Kindness is definitely not a flaw. It’s just hard to think of words that start with K. Of course there have been times when I’ve been told I’m “too nice” like that’s a bad thing. Which begs the question: Is being too nice a bad thing?
When can kindness get you in trouble?
My theme should have been “I ask readers a bunch of questions about basic personality traits people typically don’t think twice about.”
One of the biggest times this dilemma has crossed my mind has been in teaching. Many times I am told I’m too nice as a teacher and this leads to classroom management being difficult. Objectively I can see this happening, but then I also see how my students react to me. I think it’s important for children to be able to trust adults and know they are cared for. That is probably my main goal over teaching music, although I think that is super important too. When I get “firm” or “strict” I know I am being “fair”, but I don’t like the way it makes me feel. I just can’t seem to always find a balance. I don’t want to change my personality of always being kind and helpful, but sometimes I’m forced to in the classroom so things run smoothly.
I think this is my biggest doubt of whether I am a good teacher.
I love my job, but I also think it is one of the hardest jobs someone can choose. I need to find the balance between being kind and not being too passive.
Until then, I will lead with kindness. I will always try to be understanding and compassionate. I will keep an open-mind to accept people from all different walks of life. I will risk the struggles and criticism that come with being “too nice” until I find that balance. If life has taught me anything, it’s that I’m much better at dealing with my own pain than handling knowing I’ve hurt somebody else.
Sometimes I try to be funny. I like to think I’m good at making people laugh, but who doesn’t??
My sense of humor can be dark, satirical, biting, and sometimes I’m just plain silly.
We started these top ten lists in high school. They weren’t meant to be funny or sarcastic, but of course I made it that way. So here’s an example of the jokes I make. May it make you laugh or at least chance a flicker of movement in your lips that somewhat resembles a smile.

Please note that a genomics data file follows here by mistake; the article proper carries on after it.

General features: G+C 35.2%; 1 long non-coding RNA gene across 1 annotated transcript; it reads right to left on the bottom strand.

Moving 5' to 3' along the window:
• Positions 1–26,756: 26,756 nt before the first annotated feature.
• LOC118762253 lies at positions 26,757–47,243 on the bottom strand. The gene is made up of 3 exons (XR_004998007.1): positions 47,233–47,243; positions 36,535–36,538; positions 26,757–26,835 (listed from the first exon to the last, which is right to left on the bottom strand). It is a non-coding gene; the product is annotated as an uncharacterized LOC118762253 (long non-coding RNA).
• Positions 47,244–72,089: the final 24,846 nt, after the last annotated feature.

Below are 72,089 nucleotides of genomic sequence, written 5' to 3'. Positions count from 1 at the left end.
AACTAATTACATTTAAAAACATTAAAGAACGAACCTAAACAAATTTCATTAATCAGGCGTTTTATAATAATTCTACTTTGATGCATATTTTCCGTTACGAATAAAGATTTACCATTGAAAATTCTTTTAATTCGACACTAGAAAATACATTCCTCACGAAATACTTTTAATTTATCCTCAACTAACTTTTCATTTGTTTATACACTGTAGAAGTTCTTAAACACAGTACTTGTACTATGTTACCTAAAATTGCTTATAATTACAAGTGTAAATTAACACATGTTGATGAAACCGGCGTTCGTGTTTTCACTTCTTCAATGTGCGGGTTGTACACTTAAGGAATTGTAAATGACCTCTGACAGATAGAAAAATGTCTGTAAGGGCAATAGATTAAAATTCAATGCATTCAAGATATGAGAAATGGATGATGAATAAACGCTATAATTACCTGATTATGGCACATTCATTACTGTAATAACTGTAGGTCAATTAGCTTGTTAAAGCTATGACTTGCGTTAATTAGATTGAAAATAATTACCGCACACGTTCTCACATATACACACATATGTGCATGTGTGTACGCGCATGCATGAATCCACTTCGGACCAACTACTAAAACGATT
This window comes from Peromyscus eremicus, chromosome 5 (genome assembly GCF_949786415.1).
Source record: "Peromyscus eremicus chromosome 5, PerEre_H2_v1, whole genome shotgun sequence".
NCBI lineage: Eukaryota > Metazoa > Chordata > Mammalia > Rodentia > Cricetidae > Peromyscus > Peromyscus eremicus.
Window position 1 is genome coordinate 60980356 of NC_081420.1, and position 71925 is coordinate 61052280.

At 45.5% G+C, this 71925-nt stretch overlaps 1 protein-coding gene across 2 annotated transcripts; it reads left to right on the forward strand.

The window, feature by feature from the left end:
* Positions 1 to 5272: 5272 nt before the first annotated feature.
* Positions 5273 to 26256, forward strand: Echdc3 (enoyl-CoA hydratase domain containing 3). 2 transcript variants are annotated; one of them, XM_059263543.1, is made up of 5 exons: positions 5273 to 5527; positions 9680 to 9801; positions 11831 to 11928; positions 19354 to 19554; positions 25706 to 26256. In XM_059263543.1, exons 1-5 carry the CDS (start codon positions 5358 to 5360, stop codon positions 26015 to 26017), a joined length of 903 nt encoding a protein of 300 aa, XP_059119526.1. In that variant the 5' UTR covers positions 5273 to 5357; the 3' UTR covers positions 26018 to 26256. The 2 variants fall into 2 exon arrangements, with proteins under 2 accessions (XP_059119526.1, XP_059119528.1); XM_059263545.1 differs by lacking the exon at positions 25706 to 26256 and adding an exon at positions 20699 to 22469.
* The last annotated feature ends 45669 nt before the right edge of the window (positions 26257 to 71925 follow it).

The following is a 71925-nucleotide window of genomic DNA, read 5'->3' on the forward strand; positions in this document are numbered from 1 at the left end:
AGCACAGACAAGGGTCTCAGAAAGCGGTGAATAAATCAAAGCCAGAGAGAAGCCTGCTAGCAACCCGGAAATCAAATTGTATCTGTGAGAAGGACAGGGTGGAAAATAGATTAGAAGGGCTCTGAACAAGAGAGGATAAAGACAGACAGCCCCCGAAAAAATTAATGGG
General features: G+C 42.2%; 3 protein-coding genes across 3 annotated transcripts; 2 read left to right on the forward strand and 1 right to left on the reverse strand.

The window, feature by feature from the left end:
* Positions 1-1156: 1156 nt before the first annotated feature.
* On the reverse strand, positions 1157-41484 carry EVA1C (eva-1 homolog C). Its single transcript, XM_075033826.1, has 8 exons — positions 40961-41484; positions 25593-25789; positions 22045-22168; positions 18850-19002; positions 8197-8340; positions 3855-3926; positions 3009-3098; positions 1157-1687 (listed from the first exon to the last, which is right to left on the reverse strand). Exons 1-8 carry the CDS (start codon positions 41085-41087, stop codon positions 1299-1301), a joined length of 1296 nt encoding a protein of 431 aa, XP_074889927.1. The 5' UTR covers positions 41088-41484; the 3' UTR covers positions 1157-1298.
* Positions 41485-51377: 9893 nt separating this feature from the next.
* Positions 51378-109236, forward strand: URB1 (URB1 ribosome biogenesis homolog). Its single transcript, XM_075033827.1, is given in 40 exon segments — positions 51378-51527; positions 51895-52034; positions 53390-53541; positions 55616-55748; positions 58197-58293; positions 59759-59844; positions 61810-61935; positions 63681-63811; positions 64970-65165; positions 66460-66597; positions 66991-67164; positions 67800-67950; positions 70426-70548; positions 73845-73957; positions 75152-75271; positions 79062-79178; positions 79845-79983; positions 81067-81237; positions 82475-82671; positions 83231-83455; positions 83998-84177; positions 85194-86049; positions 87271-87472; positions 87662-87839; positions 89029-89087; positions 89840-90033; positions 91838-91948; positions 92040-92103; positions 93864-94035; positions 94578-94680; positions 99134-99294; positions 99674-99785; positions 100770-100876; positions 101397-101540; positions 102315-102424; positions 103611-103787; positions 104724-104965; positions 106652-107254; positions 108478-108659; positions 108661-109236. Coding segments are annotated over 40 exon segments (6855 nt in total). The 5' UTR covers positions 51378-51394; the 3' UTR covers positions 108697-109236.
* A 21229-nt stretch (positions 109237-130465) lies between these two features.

Top Ten Reasons People Welcome Global Warming:
- “Pale” went out of style fifty years ago.
- Boots are no longer made for snow-wear.
- Bathing suits are cheaper than winter jackets.
- Heat is expensive.
- Frost bite is more serious than global flooding.
- We’ve already invented life vests.
- Titanic fans run a very convincing anti-glacier campaign.
- Skin cancer is curable.
- The human race is indestructible.
- If Earth is destroyed we could totally move to Mars or something.
I’ve done this before-
Watched a cold sunrise
In the darkest blue
That matched your eyes.
The grey dawn rose
With mist seeping through.
Stood tall with skin drenched in thought,
Stood small when I thought of you.
I’ve seen this before-
Decay in evening sky,
Sunlight dying with a soft glow,
The moon was your reply.
Night came creeping in
To replace a faded day.
It seemed light was useless,
But that was always your way.
I’ve felt this before-
Pressure breathing hot.
At first I thought I recognized,
But now I realize I forgot.
A stranger’s face blurred my sight,
Lifted my hands to match the stars.
You shined so bright I couldn’t see your heart.
No, I couldn’t find the light without some dark.
I’ve been here before-
In an unfamiliar place.
I thought I’d be with you,
But you’ve grown that stranger’s face.
I won’t cry anymore,
And I’ll take back my blame,
Because we’ve both changed so much
Still expecting to be the same.
I’ve done this before-
Watched a cold sunrise
In the darkest blue
That matched your eyes.